TELFAIR v. The STATE.
A jury found Trinity Telfair guilty of armed robbery. The same jury acquitted his co-defendant, Eloise Burley. Telfair appeals, asserting there is insufficient evidence to support his conviction. Specifically, Telfair contends that his conviction must be reversed because it is based upon the uncorroborated testimony of an alleged accomplice. For reasons which follow, we affirm.
“ ‘On appeal from a criminal conviction, the evidence must be viewed in the light most favorable to the verdict, and the appellant (defendant here) no longer enjoys the presumption of innocence; moreover, an appellate court does not weigh the evidence or determine witness credibility but only determines whether the evidence is sufficient under the standard of Jackson v. Virginia, 443 U.S. 307, 99 S.Ct. 2781, 61 L.Ed.2d 560 [ (1979) ]. Conflicts in the testimony of the witnesses, including the State's witnesses, (are) a matter of credibility for the jury to resolve. As long as there is some competent evidence, even though contradicted, to support each fact necessary to make out the State's case, the jury's verdict will be upheld.’ [Cit.]” Shabazz v. State, 229 Ga.App. 465, 466(1), 494 S.E.2d 257 (1997).
Viewed in this light, the record shows that on November 22, 1995, two men dressed as women entered the Strawberry Patch store. They were wearing dark-colored wigs, make-up and large, hoop earrings. The owner of the store, Faye Gatliff, testified that the men told a salesperson, Evelyn Dismuke, that “this was a holdup and one of them put a gun to her head․” They then instructed all the people in the store to move behind the jewelry counters while the two robbers removed gold and sterling silver jewelry from the counters. The robbers exited the store through its back door. Gatliff testified that the retail value of the stolen jewelry was approximately $75,000. She did not identify the robbers during her testimony and was never asked to do so.
Paige Whittington, a Strawberry Patch employee who was working at the time of the robbery, also testified for the State. During her testimony, Whittington identified Telfair as one of the robbers. Specifically, Whittington explained that while reviewing mug shots at the police station after the robbery, she recognized one of the robbers. Although she could not independently identify Telfair as one of the robbers at trial, she testified that she was able to positively identify him as one of the robbers in a previous court proceeding.
One of the robbers, Mark Freeman, also testified for the State in exchange for a lighter sentence recommendation from the State. Freeman explained that the robbery was planned while Burley, Telfair and Freeman were riding in a car driven by Ronald Craig. In order to prepare for the robbery, Freeman, Telfair, Burley and Craig went to the home of Craig's grandmother where Freeman and Telfair changed their appearance to look like women. Burley put make-up on Freeman and Telfair and also helped them put on wigs.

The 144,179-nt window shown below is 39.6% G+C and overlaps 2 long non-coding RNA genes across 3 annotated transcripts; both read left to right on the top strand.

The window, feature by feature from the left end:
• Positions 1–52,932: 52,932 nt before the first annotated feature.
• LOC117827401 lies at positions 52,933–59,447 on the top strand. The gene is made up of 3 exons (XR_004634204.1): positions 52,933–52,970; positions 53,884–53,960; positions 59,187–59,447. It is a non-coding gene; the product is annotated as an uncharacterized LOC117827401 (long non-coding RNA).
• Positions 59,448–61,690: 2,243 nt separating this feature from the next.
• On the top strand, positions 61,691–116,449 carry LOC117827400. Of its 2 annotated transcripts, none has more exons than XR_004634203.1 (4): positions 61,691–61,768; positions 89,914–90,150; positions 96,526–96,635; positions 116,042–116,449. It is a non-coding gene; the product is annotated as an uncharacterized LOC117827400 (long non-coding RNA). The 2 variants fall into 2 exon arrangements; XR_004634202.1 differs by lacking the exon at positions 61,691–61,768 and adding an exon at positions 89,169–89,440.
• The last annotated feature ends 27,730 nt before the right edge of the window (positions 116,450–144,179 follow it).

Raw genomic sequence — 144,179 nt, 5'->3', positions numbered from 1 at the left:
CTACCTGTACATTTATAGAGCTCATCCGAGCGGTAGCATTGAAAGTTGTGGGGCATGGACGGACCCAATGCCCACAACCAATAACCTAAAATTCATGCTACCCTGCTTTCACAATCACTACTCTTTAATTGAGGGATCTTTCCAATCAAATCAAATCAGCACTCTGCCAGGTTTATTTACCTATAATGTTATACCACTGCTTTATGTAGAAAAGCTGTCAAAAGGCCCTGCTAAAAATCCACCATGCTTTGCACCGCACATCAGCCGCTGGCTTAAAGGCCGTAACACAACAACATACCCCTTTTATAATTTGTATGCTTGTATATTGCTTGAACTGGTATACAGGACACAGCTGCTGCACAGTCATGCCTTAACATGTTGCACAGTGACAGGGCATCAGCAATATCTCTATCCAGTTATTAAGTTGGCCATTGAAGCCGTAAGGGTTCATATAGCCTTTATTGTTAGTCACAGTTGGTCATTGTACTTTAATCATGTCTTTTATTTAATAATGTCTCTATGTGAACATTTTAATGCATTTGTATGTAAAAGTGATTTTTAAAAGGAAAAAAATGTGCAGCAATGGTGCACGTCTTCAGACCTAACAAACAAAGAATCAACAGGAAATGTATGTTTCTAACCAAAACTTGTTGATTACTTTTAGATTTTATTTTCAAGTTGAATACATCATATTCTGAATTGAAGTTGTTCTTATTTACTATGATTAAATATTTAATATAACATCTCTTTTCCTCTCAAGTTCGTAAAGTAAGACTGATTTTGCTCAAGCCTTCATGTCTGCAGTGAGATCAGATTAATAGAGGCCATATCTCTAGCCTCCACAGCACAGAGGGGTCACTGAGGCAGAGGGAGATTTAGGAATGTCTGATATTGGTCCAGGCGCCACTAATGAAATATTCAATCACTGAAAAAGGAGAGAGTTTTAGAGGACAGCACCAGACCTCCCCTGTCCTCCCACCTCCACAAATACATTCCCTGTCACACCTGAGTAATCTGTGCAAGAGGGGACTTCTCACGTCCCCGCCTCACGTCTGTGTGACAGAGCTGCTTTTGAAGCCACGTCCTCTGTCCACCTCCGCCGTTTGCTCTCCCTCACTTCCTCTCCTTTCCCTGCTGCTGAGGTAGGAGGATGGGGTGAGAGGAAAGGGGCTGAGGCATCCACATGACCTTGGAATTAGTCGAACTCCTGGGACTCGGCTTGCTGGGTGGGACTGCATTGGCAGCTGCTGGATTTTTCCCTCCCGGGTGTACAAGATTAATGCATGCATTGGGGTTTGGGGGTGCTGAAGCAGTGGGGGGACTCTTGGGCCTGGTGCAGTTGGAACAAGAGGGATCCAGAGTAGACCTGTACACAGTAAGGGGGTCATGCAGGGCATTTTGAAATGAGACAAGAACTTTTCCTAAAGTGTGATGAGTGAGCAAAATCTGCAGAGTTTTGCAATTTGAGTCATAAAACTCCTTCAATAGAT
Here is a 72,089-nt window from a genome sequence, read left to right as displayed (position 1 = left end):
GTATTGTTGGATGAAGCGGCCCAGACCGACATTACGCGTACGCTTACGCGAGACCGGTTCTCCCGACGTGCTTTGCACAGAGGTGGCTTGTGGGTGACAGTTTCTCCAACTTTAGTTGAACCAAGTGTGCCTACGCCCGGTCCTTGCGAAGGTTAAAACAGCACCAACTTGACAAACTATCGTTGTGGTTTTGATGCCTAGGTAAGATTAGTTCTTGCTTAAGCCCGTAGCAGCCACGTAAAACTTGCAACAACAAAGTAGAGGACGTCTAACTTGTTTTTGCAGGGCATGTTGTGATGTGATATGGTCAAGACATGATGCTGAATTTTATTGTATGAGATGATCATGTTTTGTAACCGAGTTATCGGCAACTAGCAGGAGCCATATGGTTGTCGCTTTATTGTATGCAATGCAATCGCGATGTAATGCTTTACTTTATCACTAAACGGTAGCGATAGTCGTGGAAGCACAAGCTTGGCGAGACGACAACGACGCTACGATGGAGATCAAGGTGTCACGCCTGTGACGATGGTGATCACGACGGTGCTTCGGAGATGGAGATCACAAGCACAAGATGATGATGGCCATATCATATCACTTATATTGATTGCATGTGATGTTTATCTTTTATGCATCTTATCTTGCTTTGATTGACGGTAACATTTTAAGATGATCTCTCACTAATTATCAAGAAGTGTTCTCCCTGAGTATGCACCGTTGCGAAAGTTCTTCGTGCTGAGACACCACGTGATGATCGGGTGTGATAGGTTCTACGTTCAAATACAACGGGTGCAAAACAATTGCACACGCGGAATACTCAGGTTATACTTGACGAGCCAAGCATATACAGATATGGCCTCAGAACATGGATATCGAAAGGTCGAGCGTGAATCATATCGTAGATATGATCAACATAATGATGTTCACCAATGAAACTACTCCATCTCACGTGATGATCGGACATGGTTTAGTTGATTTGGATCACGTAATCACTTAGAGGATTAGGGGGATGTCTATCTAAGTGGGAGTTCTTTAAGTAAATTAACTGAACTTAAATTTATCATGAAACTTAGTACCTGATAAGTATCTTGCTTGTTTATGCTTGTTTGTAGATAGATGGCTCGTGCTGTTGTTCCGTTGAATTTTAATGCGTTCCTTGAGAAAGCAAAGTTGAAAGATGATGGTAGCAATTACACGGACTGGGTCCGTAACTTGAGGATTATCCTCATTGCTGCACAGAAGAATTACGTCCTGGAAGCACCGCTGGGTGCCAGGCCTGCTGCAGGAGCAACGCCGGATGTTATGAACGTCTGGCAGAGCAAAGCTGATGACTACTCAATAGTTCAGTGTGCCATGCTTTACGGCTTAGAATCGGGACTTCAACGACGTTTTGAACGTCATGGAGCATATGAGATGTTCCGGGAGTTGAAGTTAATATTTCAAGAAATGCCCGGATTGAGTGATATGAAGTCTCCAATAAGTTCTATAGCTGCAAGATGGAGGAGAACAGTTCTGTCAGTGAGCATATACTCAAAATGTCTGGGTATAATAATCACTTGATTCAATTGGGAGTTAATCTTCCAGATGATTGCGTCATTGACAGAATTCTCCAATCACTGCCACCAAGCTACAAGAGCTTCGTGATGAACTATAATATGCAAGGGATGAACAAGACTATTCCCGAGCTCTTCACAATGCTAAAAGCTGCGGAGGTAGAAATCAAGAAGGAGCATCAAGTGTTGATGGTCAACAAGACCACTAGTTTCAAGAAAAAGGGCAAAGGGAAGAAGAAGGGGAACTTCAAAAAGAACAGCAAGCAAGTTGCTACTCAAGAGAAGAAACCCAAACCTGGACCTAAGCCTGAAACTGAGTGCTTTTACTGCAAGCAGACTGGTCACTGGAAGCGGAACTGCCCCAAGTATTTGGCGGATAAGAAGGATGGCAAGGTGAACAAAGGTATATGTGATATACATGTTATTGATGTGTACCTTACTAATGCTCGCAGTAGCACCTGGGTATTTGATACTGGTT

The four then drove to the Strawberry Patch and dropped Burley off in front of the store. Burley went inside the store to “look the place over” and returned to the car. Craig then drove to the home of one of Burley's relatives and Burley went inside. Craig, Telfair and Freeman left Burley at this location and went back to the Strawberry Patch. Craig dropped off Telfair and Freeman in the store's parking lot and they agreed to meet on a side street after the robbery.
According to Freeman, he was armed with a meat cleaver and Telfair was armed with a “little handgun” when they entered the store. When Freeman observed Telfair “grab one of the employees and pull the gun out,” Freeman told everyone in the store to lie down on the floor. Freeman and Telfair made all of the store employees lie down inside the jewelry counter area as they took all the jewelry from the showcase. They left the store through the back door, met Craig on the side street and drove away.
Telfair contends this evidence cannot support his conviction because there was insufficient corroboration of his accomplice's testimony. See OCGA § 24-4-8. We disagree. “ ‘[T]he rule that a felony conviction is not to be had on the uncorroborated testimony of an accomplice applies only when the accomplice is the sole witness upon whose testimony the State relies. (Cits.)’ ․ McDaniel v. State, 158 Ga.App. 320, 279 S.E.2d 762 (1981). In the instant case, the State introduced evidence other than the testimony of [Telfair's accomplice], including evidence of the victim's pre-trial identification of [Telfair] as one of [the robbers].” Morris v. State, 204 Ga.App. 437, 438(2), 419 S.E.2d 733 (1992). “Slight evidence of a defendant's identity and participation from an extraneous source is all that is needed to corroborate the accomplice's testimony. [Cit.]” Terry v. State, 224 Ga.App. 157, 159(1)(b), 480 S.E.2d 193 (1996).
We find the evidence in this case sufficient to sustain Telfair's conviction and corroborate his accomplice's testimony. See Jackson v. Virginia, 443 U.S. 307, 99 S.Ct. 2781, 61 L.Ed.2d 560 (1979); Terry, supra; Morris, supra.
POPE, P.J., and BEASLEY, J., concur.